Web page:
New ketamine infusions target depression

A wellness center uses a common anesthesia drug in tiny doses to help patients with a variety of ailments including depression.

THE WOODLANDS, Texas - According to the Centers for Disease Control and Prevention, 11 percent of Americans 12 years old and older report taking antidepressants. The drugs are among the most commonly prescribed, but some people say they're taking them as directed and still don't feel better.

Many health experts insist patients need to try different medications, and dosages, and give them more time to work.

Brittney Stephens, 29, has a history of depression. When she recently moved to Houston, she said she felt like the depression had worsened, robbing her of all motivation.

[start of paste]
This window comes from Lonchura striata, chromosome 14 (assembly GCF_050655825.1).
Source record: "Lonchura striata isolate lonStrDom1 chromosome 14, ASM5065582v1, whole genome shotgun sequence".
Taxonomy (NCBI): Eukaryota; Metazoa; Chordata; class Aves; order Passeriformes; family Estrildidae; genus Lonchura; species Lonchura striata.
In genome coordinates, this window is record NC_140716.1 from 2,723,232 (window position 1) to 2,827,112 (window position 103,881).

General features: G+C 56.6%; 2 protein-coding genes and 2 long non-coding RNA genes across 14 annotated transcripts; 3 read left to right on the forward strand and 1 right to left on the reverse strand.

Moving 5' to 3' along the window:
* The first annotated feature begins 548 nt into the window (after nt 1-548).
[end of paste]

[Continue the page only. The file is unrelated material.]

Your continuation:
"I didn't want to work. I didn't want to get out of bed, didn't want to talk to anybody. I just, I was moving through the motions every day," Stephens said. "At one point, I sat down and just said, 'Brittney what will make you happy?' And I couldn't think of one thing in the world that would make me happy. And that's the point whenever I said, 'I need to go get help.'"

She went to Kalypso Wellness. There, Dr. Mark Moran uses a common anesthesia drug called ketamine, which he administers in tiny doses that are given intravenously. Moran said ketamine can heal a wide variety of ailments.

"It certainly helps with nerve pain, like sciatica or shingles. It helps very well with depression and PTSD. It also helps with inflammatory pain like arthritis, and also has benefits with other things, like migraines, fibromyalgia and anxiety, headaches," Moran said.

The procedure itself is not FDA approved, because of that, no health insurance companies will cover this use of the drug and it costs hundreds of dollars per infusion.

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